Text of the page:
DAVOS, Switzerland (Reuters) - Oil prices are likely to stabilise around current levels after months of sharp falls, despite a large oversupply that is filling inventories worldwide, the chief executive of Swiss-based commodities trader Mercuria said on Thursday.
Marco Dunand said he expected global onshore and offshore oil storage to approach 400 million barrels in the first quarter of 2015 as production exceeds demand. He gave no figure for current oil stock levels.
Oil prices have fallen by almost 60 percent in the last six months to around $48 a barrel.
“Oil prices will stabilise around here but the next two months will be very important,” Dunand said in a statement sent to Reuters. “Today we are building up crude inventories as refineries are going into maintenance.”
“Given that production was exceeding demand by 1-1.5 million barrel per day (bpd) in the past months, we could be approaching a figure of 400 million barrels of oil being stored onshore and offshore in the first quarter of 2015.”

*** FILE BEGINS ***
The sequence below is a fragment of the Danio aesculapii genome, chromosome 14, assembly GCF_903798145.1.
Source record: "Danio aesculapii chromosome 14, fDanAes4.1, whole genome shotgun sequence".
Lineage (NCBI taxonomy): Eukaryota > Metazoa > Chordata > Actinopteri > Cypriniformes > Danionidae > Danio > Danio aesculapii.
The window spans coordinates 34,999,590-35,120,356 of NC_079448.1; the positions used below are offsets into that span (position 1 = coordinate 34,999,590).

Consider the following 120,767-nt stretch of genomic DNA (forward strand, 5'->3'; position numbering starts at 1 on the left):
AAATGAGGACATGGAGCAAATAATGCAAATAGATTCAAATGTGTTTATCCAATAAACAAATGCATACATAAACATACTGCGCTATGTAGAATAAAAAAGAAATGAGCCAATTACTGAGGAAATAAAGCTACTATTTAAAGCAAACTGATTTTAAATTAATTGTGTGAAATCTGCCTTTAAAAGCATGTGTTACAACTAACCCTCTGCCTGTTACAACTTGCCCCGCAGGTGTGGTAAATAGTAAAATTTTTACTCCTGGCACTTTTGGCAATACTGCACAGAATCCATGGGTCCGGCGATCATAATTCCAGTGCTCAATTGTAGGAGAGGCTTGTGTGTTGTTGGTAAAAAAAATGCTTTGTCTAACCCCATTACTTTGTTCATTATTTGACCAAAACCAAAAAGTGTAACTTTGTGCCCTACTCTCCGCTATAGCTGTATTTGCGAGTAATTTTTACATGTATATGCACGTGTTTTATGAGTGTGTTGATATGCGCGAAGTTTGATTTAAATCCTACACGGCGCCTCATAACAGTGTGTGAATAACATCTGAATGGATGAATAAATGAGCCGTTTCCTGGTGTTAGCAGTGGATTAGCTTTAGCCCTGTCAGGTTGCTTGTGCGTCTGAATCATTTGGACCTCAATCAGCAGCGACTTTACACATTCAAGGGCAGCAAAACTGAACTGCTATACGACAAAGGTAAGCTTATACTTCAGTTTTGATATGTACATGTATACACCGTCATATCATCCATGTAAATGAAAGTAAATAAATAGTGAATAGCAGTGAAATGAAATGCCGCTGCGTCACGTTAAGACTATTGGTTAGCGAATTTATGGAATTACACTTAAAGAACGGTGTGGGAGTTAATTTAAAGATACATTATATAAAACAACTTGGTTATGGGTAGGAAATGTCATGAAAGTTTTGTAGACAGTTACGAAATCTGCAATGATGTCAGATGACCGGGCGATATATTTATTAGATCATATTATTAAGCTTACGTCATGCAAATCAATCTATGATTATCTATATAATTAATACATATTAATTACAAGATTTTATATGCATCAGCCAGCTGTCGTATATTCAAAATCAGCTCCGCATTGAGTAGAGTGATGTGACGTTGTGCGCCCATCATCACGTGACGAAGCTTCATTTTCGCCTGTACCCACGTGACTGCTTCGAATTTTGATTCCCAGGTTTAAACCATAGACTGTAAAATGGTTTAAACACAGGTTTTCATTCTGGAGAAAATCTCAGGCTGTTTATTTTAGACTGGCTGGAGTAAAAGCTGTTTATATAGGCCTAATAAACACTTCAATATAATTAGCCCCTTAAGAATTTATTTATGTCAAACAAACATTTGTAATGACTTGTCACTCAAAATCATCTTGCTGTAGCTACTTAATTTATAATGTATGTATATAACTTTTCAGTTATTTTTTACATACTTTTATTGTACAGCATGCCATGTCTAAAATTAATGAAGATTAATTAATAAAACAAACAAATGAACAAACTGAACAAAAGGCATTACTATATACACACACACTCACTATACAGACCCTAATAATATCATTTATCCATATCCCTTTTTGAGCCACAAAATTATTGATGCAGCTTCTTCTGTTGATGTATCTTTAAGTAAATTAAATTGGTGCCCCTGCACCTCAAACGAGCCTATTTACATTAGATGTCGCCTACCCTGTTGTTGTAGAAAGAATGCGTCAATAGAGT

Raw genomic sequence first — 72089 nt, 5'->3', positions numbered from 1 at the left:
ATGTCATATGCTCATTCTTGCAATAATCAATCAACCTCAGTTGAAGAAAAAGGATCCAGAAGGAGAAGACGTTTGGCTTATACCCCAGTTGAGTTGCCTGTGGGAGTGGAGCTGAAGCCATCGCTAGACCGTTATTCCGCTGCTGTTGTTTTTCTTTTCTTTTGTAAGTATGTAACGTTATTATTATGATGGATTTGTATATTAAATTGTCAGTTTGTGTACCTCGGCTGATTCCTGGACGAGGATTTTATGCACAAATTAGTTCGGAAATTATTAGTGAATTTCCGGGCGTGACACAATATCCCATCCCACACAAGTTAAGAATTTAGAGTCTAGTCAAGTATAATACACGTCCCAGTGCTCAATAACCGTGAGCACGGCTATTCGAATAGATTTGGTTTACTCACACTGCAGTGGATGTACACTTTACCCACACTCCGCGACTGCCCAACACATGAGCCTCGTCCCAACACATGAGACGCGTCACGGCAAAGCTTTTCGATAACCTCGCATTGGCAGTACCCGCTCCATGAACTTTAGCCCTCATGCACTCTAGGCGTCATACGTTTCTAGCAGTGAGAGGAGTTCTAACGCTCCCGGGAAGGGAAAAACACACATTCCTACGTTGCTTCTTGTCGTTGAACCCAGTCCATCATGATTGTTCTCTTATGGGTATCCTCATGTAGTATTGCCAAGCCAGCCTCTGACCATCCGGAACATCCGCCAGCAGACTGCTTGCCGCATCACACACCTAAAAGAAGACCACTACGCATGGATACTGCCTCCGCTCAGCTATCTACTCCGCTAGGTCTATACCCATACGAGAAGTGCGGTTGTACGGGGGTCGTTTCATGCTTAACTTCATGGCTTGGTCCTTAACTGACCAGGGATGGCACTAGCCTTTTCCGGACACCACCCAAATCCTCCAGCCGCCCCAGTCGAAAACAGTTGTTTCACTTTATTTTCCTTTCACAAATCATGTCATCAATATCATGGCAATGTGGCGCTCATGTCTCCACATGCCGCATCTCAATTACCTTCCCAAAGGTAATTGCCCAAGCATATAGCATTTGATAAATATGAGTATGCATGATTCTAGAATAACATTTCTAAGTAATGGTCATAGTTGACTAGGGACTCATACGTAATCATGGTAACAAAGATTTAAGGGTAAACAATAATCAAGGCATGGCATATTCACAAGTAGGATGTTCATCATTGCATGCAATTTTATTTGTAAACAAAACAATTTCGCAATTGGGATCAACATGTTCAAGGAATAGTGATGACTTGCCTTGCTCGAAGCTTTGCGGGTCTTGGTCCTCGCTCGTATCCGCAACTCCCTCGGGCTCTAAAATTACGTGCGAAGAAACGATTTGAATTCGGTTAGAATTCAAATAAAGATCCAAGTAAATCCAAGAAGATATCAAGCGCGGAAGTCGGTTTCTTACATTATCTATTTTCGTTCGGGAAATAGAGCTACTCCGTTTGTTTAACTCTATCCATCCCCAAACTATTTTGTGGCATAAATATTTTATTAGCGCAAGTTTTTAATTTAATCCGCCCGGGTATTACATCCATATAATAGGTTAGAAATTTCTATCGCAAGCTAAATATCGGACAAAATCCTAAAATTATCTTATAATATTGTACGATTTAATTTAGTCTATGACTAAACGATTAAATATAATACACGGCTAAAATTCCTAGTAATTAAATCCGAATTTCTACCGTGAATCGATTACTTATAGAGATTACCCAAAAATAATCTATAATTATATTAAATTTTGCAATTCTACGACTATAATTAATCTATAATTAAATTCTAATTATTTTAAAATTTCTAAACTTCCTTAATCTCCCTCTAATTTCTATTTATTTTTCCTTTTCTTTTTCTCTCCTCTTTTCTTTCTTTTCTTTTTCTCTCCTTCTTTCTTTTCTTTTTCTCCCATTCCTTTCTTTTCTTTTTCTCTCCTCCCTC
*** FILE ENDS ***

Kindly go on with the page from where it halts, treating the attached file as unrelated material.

Oil traders say storing oil is now extremely lucrative because oil for immediate delivery is heavily discounted below futures prices, in a market structure known as a contango.
“Whoever has storage this year - will win. Not necessarily traders - but oil companies too and even refiners,” Dunand said, adding that an equivalent of 2-2.5 percent of global oil supply was now going into storage.
“There is still sufficient storage capacity around the world. Since 2009, when a lot of oil was stored onshore and offshore, a lot of new storage capacity has been built and a lot of refineries were turned into storage.”He said there was a lot of spare oil storage capacity in the United States.
“China is, of course, taking advantage of the situation and is filling its strategic storage very actively.”
Dunand said low oil prices were likely to depress production in the second half of this year, and lower production could eventually lead to higher prices.
“So what happens if supply gets depressed by, let’s say 5 percent? We will be straight moving into a deficit.”
“If we under-invest over the next two years, we could see a sharp oil price spike,” he added.
Writing by Christopher Johnson; Editing by Michael Urquhart